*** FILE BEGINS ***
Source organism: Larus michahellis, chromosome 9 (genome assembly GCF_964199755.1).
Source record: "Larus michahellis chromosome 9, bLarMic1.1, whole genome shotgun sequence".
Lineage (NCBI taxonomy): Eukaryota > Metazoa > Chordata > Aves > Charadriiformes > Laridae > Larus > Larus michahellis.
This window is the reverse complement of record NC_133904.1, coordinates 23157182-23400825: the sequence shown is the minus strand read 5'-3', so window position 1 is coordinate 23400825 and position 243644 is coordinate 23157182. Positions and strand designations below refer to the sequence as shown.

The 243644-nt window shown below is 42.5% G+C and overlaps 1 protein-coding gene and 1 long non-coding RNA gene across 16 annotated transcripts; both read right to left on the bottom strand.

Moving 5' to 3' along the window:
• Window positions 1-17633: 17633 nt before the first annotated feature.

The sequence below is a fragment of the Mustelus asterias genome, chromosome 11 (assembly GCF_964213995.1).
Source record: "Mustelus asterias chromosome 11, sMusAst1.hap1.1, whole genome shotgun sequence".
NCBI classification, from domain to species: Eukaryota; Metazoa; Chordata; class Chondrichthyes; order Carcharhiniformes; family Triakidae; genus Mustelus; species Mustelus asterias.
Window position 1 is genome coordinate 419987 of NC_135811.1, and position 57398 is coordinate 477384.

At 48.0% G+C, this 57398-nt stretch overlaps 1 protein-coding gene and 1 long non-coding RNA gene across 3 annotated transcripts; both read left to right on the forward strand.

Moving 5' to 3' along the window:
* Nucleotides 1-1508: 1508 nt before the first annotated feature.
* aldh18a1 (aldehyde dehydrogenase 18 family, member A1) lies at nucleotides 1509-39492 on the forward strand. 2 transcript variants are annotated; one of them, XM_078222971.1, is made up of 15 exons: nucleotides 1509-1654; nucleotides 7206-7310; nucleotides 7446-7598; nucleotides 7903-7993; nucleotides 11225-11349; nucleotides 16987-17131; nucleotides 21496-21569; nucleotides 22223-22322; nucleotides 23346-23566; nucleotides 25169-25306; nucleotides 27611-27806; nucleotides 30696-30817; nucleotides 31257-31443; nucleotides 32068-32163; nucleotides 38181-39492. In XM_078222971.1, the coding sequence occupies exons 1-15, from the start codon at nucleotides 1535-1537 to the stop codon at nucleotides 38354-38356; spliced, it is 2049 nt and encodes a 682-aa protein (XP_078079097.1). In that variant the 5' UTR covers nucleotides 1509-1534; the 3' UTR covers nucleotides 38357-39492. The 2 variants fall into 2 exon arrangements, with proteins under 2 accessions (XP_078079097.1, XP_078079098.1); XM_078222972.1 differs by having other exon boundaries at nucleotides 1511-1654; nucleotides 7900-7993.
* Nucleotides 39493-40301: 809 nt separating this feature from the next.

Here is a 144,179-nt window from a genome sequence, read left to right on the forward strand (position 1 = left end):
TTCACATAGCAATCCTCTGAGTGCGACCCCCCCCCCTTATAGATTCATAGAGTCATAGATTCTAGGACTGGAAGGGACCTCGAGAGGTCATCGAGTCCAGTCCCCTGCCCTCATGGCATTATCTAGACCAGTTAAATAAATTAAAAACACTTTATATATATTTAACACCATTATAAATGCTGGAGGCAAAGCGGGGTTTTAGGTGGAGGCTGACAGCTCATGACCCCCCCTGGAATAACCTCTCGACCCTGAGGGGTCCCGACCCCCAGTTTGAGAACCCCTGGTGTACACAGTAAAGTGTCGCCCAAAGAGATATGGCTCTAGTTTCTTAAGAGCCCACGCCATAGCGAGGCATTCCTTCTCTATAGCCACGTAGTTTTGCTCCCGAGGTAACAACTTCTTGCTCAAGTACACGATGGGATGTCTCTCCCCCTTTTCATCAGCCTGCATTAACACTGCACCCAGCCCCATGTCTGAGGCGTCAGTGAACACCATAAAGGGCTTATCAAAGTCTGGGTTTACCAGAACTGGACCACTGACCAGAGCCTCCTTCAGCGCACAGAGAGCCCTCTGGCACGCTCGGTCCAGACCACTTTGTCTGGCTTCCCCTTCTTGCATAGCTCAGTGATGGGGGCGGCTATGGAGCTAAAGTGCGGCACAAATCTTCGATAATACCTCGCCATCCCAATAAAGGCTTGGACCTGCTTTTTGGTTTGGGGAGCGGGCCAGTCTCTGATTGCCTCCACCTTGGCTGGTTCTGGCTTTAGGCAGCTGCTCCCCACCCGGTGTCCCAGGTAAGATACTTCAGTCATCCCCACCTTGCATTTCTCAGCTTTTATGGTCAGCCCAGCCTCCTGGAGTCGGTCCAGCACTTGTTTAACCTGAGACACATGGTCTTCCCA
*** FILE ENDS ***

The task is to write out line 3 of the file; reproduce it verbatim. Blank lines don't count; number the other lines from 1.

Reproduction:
Lineage (NCBI taxonomy): Eukaryota > Metazoa > Chordata > Aves > Charadriiformes > Laridae > Larus > Larus michahellis.